The Sea of Galilee is a freshwater lake located in Northern Israel. The lake has also been referred to in the Bible by various other names: the Lake of Gennesaret, Sea of Kinnereth, Sea of Chinneroth, Lake of Tiberias, or sometimes simply as "the lake." The Jordan River is the main inlet into the Sea of Galilee, although there are a variety of mineral springs that feed into the lake. The lake is surrounded on all sides by hills, with Mount Arbel lying to the west, while Golan Heights, which are part of Syria but currently occupied by Israel, lie to the east. The Sea of Galilee is the second lowest-lying lake in the world after the Dead Sea. As well as being its inlet, the Jordan River serves as its outlet, while the lake also loses a lot of water through evaporation. This continual flow of water in and out of the lake is responsible for making the Sea of Galilee a freshwater lake.
Geography of the Sea of Galilee
The Sea of Galilee has a surface area of 166 square kilometers, an average depth of 25.6 meters, and a water volume of about 4 km3. A dispute over the rights to use water from the Sea of Galilee was a contributing factor to the Six Day War in 1967. Israel was opposed to Syria’s Headwater Diversion Plan, which would have reduced the amount of water flowing into the lake, and after its actions to impede this plan led to the war, it captured Golan Heights from Syria. While in the past the lake provided the bulk of drinking water for Israel and Jordan, the Israeli government made efforts to diversify water conversation, especially through the desalinization of salty water bodies. However, because it served as the country's main water source for a long period of time, the lake's water levels have receded to some of the lowest points in history. In fact, the situation has become so bad that there are discussions of exploring the possibility of pumping desalinated water into the lake as a means of restoring the water to its prior level. However, some argue that the lake's receding water levels are not the result of overuse, but rather a direct effect of climate change.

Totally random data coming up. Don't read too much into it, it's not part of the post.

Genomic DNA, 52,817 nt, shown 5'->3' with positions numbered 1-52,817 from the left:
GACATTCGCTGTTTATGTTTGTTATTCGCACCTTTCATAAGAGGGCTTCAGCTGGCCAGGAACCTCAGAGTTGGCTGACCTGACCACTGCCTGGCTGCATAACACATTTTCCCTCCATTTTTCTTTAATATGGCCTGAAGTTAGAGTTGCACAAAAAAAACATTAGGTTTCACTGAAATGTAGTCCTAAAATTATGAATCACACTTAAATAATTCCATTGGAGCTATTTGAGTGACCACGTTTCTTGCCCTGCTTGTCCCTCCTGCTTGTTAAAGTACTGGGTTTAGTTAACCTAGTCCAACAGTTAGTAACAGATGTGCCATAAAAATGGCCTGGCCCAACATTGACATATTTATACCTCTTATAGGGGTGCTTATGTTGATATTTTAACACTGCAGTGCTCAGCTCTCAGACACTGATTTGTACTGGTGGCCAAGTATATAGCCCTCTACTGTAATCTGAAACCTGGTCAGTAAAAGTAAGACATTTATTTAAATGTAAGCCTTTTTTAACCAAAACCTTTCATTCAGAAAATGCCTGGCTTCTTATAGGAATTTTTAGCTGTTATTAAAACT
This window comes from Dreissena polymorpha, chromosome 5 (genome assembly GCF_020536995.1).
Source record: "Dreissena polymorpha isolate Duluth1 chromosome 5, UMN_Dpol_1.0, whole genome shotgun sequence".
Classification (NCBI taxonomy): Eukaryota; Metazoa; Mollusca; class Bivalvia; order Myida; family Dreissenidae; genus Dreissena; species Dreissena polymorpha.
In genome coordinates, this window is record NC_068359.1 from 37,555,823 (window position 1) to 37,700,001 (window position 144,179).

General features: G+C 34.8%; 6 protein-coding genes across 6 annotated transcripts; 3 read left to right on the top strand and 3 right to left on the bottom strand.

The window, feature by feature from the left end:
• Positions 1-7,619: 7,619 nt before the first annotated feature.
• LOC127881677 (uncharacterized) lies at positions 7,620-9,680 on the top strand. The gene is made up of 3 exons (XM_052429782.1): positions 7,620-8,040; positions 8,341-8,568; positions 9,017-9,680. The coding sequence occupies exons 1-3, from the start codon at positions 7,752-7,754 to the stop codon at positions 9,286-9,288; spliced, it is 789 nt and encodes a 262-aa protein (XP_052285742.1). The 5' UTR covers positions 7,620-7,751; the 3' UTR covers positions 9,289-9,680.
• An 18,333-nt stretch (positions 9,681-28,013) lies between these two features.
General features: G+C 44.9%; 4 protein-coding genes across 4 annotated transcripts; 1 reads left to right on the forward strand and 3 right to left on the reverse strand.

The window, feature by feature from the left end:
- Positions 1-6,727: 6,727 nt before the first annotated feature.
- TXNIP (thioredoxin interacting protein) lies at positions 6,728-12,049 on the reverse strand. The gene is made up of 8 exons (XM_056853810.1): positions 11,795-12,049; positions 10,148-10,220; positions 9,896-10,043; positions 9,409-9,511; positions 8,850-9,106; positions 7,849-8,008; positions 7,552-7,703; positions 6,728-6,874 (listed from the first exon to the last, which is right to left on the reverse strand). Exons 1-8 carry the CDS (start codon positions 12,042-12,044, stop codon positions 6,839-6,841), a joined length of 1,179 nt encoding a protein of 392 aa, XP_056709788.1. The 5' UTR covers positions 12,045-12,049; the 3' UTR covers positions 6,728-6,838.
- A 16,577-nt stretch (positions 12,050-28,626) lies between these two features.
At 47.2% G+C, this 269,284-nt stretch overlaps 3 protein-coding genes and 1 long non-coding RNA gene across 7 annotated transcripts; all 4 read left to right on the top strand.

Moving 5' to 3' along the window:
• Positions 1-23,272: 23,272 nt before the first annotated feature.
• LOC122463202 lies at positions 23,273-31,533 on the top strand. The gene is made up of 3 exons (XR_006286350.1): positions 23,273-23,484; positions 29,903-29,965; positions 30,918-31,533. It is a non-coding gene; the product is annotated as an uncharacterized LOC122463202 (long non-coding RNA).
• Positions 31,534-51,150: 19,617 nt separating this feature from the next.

The Sea of Galilee is an important part of Christian tradition, as it was on its shores that Jesus Christ delivered his famous Sermon on the Mount. The lake is also the site where Jesus recruited his first four disciples, calmed the sea, walked on water, and on whose shores he cast demons out of pigs. Throughout history fishing has served as the main economic activity near the Sea of Galilee. Nevertheless, due to overfishing, the Israeli government has demarcated a period every year, from April 15 to August 15, during which no fishing can occur on the lake. Today, the the nearby natural springs have also acquired a religious quality, and flocks of people dip themselves in the springs because of the healing power they are rumored to possess.
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